Ch. 24. A parallel is drawn, as in ch. 37, between the mind's control over the expression of the face and its control over itself. The text is corrupted, but we may suppose that his point was that as an evil expression becomes unalterably set, so an engrained bad habit makes the mind hardened until even the consciousness of evil is dead. The Greek word for conscience occurs only here and at the end of vi. 30. 2 in the Meditations. The thought underlying the chapter is that as life consists in perpetual alteration, so death is loss of the power to change.

Ch. 26. Marcus resumes the subject of ch. 22. Pity is no longer qualified as it was in ii. 13, and he adds that self-scrutiny may discover in ourselves the fault we criticize in another. The word for to pardon might also mean to excuse, and its form suggests fellow feeling and understanding.[25]

Dio Cassius says of the Emperor that 'he bore the faults of others, neither inquiring closely into them, nor chastising them'.[26] Dio means no doubt injuries to himself which he might have held to be lèse-majesté. Dio also says that he felt pity for his barbarian foes.[27] One of the bas-reliefs from his triumphal arch shows him stretching out his hand to Germans and Sarmatians in pardon.

Ch. 27. The text is difficult, but the general sense clear and the maxims wise. Their object is to inculcate the Stoic tranquillity or indifference to desires the realization of which seldom, if ever, brings contentment.

Ch. 28. The retirement into the inward self which he described more fully in iv. 3, and to which he frequently alludes.[28]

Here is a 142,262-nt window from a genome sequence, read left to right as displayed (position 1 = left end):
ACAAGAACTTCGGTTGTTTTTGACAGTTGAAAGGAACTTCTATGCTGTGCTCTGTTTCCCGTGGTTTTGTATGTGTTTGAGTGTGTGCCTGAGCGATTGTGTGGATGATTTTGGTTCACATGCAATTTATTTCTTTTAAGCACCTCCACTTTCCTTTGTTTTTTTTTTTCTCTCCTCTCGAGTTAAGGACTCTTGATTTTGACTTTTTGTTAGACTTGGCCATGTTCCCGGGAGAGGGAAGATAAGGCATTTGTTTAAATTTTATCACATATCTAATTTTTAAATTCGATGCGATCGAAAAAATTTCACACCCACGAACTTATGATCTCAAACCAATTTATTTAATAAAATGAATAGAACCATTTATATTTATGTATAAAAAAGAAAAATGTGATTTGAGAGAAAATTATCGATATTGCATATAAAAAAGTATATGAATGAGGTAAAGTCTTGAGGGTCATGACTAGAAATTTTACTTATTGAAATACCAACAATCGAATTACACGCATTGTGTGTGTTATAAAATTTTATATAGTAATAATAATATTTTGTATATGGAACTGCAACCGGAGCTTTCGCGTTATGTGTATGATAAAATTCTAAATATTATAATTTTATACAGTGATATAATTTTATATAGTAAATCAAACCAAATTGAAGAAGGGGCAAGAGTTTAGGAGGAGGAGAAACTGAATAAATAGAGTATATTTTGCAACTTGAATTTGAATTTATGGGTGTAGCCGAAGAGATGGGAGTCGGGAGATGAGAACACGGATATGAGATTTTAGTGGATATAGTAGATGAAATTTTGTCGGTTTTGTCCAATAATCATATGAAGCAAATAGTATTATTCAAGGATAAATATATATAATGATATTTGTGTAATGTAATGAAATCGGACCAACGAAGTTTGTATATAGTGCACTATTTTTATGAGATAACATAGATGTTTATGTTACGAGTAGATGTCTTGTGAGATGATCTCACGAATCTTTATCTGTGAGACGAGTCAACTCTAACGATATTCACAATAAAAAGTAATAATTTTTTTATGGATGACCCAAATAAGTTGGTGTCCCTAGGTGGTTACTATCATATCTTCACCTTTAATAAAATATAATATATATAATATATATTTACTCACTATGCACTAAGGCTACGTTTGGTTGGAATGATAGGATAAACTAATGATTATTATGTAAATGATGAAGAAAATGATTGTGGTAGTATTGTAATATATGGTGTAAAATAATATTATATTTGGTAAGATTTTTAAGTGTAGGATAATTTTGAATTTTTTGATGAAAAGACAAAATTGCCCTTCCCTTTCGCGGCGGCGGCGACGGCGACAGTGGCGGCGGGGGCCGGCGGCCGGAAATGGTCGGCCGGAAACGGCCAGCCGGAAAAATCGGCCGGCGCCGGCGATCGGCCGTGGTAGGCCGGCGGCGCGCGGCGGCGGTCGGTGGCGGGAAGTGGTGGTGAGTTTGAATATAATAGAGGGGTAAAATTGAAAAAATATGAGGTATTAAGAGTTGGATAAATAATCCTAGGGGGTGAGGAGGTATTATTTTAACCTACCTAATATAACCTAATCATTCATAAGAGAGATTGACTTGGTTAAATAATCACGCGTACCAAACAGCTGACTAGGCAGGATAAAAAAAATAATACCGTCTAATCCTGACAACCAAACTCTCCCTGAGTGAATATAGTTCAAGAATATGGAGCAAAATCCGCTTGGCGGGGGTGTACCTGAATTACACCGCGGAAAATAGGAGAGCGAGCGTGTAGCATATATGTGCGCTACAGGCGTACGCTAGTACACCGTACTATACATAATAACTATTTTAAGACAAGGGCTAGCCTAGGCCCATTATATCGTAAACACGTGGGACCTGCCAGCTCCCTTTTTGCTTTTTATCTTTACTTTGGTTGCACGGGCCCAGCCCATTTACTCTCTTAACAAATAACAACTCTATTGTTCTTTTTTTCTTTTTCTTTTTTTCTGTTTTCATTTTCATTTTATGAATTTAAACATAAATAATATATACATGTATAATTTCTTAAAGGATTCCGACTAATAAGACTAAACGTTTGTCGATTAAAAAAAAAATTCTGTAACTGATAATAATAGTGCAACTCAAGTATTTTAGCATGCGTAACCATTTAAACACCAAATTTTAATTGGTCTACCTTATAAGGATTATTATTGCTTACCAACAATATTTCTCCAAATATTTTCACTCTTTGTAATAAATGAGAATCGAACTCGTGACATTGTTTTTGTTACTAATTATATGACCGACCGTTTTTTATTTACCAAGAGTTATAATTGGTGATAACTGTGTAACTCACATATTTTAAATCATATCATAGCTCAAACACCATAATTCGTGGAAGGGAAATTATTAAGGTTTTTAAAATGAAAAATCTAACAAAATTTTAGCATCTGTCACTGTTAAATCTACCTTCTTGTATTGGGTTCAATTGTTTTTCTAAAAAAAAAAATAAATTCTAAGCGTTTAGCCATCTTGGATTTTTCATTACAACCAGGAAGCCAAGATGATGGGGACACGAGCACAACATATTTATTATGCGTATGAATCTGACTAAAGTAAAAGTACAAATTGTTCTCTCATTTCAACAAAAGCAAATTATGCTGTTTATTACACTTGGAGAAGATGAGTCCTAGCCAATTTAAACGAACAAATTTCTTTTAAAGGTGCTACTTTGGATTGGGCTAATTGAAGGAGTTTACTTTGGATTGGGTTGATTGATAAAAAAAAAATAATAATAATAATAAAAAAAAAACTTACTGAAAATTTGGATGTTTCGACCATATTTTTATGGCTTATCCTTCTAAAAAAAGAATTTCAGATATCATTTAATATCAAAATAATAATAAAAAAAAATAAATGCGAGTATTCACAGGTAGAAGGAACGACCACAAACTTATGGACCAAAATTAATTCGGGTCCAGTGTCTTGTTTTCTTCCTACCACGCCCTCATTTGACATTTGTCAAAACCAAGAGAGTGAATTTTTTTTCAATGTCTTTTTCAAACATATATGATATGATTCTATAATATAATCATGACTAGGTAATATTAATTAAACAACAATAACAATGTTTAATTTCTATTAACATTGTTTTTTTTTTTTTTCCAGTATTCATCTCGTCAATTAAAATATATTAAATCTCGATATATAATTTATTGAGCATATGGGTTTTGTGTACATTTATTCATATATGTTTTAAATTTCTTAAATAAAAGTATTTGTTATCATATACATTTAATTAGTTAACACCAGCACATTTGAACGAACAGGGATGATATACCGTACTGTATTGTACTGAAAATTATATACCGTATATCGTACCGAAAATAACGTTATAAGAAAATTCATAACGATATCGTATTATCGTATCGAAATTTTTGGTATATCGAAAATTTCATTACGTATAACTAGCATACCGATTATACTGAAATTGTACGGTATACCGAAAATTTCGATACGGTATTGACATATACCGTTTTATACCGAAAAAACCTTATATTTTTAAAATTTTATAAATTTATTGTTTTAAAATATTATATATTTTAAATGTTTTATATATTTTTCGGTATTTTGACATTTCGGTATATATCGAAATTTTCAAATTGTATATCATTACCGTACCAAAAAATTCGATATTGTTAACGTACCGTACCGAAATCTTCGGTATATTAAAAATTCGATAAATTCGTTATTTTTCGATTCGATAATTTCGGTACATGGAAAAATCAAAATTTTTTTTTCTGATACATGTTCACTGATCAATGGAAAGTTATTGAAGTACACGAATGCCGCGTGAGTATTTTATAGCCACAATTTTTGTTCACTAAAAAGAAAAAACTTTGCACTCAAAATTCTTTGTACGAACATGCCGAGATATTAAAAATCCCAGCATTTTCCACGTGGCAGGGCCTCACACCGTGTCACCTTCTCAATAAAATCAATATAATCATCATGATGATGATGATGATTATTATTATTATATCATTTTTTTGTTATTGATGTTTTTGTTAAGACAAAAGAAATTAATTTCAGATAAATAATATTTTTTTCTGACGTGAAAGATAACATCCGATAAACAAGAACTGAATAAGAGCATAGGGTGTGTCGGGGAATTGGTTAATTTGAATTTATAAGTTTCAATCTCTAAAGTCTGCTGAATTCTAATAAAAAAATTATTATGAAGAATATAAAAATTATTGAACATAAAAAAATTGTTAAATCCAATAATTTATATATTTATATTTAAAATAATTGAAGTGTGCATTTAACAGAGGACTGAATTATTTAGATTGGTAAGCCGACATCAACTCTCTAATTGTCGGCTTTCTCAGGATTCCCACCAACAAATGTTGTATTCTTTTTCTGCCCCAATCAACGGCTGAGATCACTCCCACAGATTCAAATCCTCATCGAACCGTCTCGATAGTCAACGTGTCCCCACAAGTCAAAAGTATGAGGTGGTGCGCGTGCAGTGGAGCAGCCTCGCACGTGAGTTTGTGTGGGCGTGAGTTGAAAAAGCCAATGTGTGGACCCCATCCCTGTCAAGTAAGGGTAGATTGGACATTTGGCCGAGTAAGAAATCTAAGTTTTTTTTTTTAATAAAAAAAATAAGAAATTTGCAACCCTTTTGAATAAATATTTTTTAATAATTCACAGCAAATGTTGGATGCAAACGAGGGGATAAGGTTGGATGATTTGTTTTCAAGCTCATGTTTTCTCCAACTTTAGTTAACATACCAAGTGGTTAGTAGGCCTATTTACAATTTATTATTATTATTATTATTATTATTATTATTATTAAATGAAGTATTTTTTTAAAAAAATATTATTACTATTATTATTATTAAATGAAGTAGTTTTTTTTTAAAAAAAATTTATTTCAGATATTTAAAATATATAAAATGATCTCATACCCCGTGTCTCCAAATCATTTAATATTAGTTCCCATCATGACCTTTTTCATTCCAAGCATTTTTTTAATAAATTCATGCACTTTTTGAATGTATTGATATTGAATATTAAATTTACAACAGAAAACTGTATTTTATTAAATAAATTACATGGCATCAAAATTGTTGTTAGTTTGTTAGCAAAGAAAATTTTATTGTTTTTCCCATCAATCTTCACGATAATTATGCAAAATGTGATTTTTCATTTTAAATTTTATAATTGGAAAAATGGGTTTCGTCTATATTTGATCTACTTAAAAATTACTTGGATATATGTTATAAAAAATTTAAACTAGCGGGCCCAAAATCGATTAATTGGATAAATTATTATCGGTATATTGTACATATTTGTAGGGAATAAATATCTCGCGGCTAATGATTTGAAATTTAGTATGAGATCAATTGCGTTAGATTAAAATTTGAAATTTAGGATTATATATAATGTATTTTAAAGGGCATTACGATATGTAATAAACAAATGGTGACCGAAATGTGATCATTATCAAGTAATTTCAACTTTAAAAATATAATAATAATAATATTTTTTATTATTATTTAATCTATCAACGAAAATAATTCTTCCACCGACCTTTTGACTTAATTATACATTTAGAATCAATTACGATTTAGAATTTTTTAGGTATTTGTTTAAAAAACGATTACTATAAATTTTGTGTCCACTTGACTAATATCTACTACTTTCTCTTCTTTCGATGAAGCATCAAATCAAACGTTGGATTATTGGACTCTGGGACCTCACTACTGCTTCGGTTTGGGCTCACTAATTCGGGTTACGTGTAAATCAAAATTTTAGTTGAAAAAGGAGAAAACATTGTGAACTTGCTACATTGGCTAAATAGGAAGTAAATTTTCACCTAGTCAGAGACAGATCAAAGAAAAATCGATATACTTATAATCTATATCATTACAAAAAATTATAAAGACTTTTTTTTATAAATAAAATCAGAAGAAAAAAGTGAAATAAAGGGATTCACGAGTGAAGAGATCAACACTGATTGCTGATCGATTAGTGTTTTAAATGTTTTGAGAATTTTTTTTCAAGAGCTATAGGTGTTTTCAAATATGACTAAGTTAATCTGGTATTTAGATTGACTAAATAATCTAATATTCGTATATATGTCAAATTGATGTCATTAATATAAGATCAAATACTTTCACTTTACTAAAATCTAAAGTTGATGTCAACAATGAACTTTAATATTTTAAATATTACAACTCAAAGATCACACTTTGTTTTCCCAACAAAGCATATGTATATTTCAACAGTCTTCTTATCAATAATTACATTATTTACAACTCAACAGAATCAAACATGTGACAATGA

Ch. 29. A summary of what is put more at large elsewhere.[29] To dwell upon one's last hour is a religious mode of speech derived from the belief in judgement to come and adopted by Stoicism for its own end. Probably Marcus means that we are to treat the present moment as though it were the last.[30]

To leave another's sin upon his shoulders implies responsibility for one's own. Guigue has said: 'Let each flee from his own vices, for the vices of another will not harm him.'[31]

Ch. 30. A repetition in other words of vi. 3 and 53, vii. 4.

Ch. 31. These are the briefest of notes upon subjects treated of elsewhere. Simplicity[32] and self-respect[33] are imprinted on the face.[34] We may contrast a favourite theme of Greek writers that you cannot detect an evil character from the face.[35] Independence is of all, except of moral good and evil.[36] 'Love mankind'[37] is coupled with the maxim 'Follow God'.[38] The latter is Pythagorean in origin. It was adopted by Zeno, the founder of Stoicism, but Philo says that it was a maxim of Apollo of Delphi, that is, it belonged to the popular religious teaching. The exact meaning fluctuates between following God as a leader, obeying God's precepts, and imitating God and making oneself like to Him. In Stoicism it includes the precept to follow Nature and to obey and reverence Nature's prescriptions. Thus, here, Marcus immediately passes to the phrase 'all things are by law'. Julian in his 'Judgement of the Caesars'[39] introduces Marcus as saying that the noblest end of mortal life is to imitate the gods.